Can a hug discriminate?

Students at the University gave free hugs to strangers throughout Reno

Can a hug discriminate?

Students at the University gave free hugs to strangers throughout Reno

What if a stranger offered you a free hug simply as a gesture of love, connection and comfort? What factors would impact your decision to accept or deny the embrace? Would it make a difference if the hug came from someone who looks like you instead of being a different race, age, weight, social class or culture? If so, why does it matter?

Students at the University of Nevada, Reno set out to personally experience this interaction through a Free Hugs activity that investigated the demographics and reactions of random strangers who accepted or denied a free hug. Students held a sign that stated "Free Hugs", and waited for volunteering strangers to participate at various Reno locations.

The purpose of the assignment was two-fold.  First, students observed the behaviors of strangers' who participated in the hug, avoided or dodged the hug, and those who only watched curiously from afar. Second, students reflected and analyzed their personal experiences before, during and after the activity including any concerns, prejudices or feelings.

The analysis resulted in several conclusions, including the acknowledgement of apprehension and identification of prejudices.

"There was a man that came up to me who wore a turban," one student who conducted her activity at Truckee Meadows Community College said. "He asked if he could get a hug with his arms stretched out wide. I was nervous, but pushed that aside and said yes. The hug was normal like if I had hugged a friend. That surprised me. My rush of nervousness left as he walked away, but that's when I felt bad.  That was the first time I had ever hugged someone wearing a turban and it was then, I was aware of my bias.  Seeing the turban made me think of September 11th and terrorism, because that's all I've seen portrayed on the news."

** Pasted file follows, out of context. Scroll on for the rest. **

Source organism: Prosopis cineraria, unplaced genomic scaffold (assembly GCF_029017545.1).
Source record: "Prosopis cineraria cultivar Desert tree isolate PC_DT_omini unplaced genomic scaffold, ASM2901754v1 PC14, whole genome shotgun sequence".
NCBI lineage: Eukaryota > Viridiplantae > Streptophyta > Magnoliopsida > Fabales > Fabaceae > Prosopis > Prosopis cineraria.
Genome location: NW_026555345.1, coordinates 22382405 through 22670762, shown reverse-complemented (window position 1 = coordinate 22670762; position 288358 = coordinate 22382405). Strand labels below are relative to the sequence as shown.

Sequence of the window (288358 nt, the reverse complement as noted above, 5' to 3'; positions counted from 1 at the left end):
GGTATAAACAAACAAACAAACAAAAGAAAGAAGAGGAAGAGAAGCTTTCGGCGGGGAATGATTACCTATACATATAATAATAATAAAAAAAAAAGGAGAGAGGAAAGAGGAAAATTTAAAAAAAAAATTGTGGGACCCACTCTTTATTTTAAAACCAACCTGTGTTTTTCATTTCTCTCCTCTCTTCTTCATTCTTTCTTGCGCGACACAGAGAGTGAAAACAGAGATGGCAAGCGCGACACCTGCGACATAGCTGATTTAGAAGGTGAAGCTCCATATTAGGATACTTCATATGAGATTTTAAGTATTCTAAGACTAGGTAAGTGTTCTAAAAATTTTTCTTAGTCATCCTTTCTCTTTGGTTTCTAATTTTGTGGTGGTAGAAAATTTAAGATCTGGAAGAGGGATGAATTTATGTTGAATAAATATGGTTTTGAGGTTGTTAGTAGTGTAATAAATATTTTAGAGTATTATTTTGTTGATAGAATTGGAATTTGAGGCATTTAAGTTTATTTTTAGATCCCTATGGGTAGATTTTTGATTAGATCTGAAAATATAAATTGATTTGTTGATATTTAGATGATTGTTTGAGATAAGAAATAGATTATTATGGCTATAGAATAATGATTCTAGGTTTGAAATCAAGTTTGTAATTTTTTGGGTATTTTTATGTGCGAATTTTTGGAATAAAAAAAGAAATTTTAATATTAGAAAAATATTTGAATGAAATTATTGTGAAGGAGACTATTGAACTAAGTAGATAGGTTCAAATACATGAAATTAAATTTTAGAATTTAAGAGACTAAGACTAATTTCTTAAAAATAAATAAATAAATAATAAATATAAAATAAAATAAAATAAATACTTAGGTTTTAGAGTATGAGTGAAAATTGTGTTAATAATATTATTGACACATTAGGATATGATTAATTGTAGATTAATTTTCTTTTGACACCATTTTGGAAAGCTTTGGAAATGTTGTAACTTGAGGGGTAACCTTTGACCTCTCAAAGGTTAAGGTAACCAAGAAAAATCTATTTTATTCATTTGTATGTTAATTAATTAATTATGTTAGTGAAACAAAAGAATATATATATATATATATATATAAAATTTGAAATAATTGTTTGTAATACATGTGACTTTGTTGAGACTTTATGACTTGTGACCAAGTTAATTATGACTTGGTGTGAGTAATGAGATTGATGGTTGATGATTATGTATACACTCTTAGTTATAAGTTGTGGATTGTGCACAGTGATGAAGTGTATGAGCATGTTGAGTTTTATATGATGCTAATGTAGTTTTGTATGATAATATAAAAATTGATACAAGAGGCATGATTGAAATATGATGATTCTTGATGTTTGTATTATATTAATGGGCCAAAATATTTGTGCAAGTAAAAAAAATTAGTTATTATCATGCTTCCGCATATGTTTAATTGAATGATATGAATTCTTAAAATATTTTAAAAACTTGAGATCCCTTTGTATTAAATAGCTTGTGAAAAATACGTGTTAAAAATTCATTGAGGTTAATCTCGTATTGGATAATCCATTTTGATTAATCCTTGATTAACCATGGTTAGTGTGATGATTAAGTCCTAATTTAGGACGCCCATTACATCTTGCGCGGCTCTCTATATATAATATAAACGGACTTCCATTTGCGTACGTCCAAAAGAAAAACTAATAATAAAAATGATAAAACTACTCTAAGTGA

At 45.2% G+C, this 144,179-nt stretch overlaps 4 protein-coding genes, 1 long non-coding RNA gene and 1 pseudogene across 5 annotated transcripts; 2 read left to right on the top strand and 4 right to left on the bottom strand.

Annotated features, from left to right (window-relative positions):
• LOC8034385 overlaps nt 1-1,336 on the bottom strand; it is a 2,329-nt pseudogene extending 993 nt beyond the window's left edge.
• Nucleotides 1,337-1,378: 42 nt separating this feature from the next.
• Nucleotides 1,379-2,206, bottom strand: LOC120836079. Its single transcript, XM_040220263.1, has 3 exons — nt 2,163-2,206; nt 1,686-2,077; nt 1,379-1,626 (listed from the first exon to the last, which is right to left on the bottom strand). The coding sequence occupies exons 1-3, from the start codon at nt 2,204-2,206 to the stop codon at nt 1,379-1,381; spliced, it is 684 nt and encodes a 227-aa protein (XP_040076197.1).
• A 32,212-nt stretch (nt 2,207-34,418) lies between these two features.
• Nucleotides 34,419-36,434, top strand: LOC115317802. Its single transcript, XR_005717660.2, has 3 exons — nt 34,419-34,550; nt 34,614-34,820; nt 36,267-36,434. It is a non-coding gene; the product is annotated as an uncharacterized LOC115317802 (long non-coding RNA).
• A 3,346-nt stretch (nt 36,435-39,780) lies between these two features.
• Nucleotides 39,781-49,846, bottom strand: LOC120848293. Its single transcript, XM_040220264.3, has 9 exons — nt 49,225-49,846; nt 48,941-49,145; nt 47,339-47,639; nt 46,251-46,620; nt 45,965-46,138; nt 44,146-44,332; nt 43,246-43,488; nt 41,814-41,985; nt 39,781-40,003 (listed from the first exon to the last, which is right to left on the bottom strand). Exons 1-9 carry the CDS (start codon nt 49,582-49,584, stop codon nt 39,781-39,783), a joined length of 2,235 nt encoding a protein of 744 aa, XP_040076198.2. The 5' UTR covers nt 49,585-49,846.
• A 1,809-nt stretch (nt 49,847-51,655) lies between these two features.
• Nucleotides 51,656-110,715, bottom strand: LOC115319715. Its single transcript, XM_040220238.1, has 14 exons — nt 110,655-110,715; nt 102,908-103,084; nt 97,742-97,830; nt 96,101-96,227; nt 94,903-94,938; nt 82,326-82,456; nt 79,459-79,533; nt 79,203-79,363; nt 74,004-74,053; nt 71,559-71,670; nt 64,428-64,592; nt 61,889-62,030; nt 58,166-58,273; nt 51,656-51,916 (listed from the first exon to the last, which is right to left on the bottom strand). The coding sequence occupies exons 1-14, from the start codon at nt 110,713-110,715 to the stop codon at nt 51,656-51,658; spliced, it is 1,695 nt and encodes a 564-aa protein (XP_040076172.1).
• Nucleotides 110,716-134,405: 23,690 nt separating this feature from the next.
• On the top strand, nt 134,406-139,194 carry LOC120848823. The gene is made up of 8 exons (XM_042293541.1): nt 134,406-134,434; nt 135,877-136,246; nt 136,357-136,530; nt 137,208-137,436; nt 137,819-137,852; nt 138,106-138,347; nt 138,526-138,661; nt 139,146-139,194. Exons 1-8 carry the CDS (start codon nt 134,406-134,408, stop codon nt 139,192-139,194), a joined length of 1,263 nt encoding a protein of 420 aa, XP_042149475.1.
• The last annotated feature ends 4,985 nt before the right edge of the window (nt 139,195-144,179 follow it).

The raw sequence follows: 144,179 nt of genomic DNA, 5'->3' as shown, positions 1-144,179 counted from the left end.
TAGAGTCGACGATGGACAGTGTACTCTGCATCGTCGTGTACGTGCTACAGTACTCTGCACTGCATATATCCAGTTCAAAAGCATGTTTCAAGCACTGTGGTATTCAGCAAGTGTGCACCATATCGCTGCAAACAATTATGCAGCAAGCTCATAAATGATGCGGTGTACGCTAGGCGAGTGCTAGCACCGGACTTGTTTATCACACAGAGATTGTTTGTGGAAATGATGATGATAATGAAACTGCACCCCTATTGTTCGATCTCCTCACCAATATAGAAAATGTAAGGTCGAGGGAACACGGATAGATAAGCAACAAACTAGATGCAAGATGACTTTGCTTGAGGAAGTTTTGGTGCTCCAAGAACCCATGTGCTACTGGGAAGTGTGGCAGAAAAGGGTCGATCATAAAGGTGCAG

All students who participated experienced fear, anxiety or prejudice. As strangers approached for a free hug, students became aware of their apprehensions connected with certain groups of people, took note of how they felt and what they thought, and then reflected on why they experienced those effects. Students identified that most of their ingrained fears stemmed from ignorance about the stranger's culture. Additionally, students mentioned that their prejudiced thoughts linked back to negative images they had seen on television news stories and movies. These unwarranted fears contributed to why students may have been divided from the strangers their whole life.  

"I thought he might be a homeless guy," another student recounted. "He got up and started to walk toward me.  My heart started to pound because I wasn't sure what to expect.  Would he smell bad or say something inappropriate? Surprisingly, both answers were no."

Free Hugs

This activity also required students to identify their own prejudices and make a choice: allow their fear to control their actions before denying the stranger's hug, or decide to expand their cultural awareness by "embracing" the moment and experiencing a heightened sense of vulnerability and inclusiveness.

"As a visitor from Pakistan, this may have been the only hug I would ever receive my entire life from a stranger, especially a female stranger, since it is not allowed where I'm from," a man who chose to accept a student's hug said. 

All students reported feeling excitement, joy, connection and/or accomplishment by the end of the activity.  

"I'm going to save my Free Hugs sign and use it again, not for an assignment, but just because it made a difference in my life and many other lives," one student said.

"Even after I had more than enough hugs to write about my experience, I wanted to stay out longer because it felt good," another student said. "I could tell by strangers' hugs, smiles and words of encouragement that others were feeling good too."

By the end of the exercise, 700 - 800 hugs were exchanged around Reno.

This College of Education multicultural capstone course taught by Tara Madden-Dent is highly innovative and effective to incorporate empirical research with personal reflection. Students reported they had never taken a cultural studies course with such personal conviction and enlightenment as they studied similarities and differences between cultures. Tara Madden-Dent teaches Human Development & Family Studies and Education courses at the University of Nevada, Reno. Her educational blog can be found at

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